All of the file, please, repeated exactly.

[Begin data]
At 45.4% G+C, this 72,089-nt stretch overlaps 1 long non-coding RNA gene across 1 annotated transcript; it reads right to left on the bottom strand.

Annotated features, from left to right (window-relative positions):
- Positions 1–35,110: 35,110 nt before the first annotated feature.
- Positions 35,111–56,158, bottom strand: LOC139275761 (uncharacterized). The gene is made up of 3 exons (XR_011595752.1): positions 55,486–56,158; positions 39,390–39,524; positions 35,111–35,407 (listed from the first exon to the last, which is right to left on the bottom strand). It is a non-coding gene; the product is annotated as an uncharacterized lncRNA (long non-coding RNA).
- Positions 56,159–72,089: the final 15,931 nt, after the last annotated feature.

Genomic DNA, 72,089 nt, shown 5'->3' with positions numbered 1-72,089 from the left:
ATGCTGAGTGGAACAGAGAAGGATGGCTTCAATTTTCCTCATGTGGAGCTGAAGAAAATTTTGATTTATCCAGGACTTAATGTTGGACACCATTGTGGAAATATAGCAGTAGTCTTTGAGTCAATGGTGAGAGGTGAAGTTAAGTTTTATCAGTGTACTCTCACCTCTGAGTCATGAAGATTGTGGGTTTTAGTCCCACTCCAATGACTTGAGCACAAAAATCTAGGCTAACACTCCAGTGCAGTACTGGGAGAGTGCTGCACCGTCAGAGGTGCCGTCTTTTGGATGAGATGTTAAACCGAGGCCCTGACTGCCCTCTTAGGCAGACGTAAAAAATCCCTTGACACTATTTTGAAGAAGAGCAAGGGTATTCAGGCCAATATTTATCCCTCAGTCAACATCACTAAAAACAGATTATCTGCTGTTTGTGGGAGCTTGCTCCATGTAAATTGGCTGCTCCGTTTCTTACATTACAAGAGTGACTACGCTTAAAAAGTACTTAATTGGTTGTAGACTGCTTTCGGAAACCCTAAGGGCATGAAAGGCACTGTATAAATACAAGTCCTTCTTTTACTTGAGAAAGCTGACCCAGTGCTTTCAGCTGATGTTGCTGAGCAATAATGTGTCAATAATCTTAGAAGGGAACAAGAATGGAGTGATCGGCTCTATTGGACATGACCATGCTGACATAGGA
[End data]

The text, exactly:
At 45.4% G+C, this 72,089-nt stretch overlaps 1 long non-coding RNA gene across 1 annotated transcript; it reads right to left on the bottom strand.

Annotated features, from left to right (window-relative positions):
- Positions 1–35,110: 35,110 nt before the first annotated feature.
- Positions 35,111–56,158, bottom strand: LOC139275761 (uncharacterized). The gene is made up of 3 exons (XR_011595752.1): positions 55,486–56,158; positions 39,390–39,524; positions 35,111–35,407 (listed from the first exon to the last, which is right to left on the bottom strand). It is a non-coding gene; the product is annotated as an uncharacterized lncRNA (long non-coding RNA).
- Positions 56,159–72,089: the final 15,931 nt, after the last annotated feature.

Genomic DNA, 72,089 nt, shown 5'->3' with positions numbered 1-72,089 from the left:
ATGCTGAGTGGAACAGAGAAGGATGGCTTCAATTTTCCTCATGTGGAGCTGAAGAAAATTTTGATTTATCCAGGACTTAATGTTGGACACCATTGTGGAAATATAGCAGTAGTCTTTGAGTCAATGGTGAGAGGTGAAGTTAAGTTTTATCAGTGTACTCTCACCTCTGAGTCATGAAGATTGTGGGTTTTAGTCCCACTCCAATGACTTGAGCACAAAAATCTAGGCTAACACTCCAGTGCAGTACTGGGAGAGTGCTGCACCGTCAGAGGTGCCGTCTTTTGGATGAGATGTTAAACCGAGGCCCTGACTGCCCTCTTAGGCAGACGTAAAAAATCCCTTGACACTATTTTGAAGAAGAGCAAGGGTATTCAGGCCAATATTTATCCCTCAGTCAACATCACTAAAAACAGATTATCTGCTGTTTGTGGGAGCTTGCTCCATGTAAATTGGCTGCTCCGTTTCTTACATTACAAGAGTGACTACGCTTAAAAAGTACTTAATTGGTTGTAGACTGCTTTCGGAAACCCTAAGGGCATGAAAGGCACTGTATAAATACAAGTCCTTCTTTTACTTGAGAAAGCTGACCCAGTGCTTTCAGCTGATGTTGCTGAGCAATAATGTGTCAATAATCTTAGAAGGGAACAAGAATGGAGTGATCGGCTCTATTGGACATGACCATGCTGACATAGGA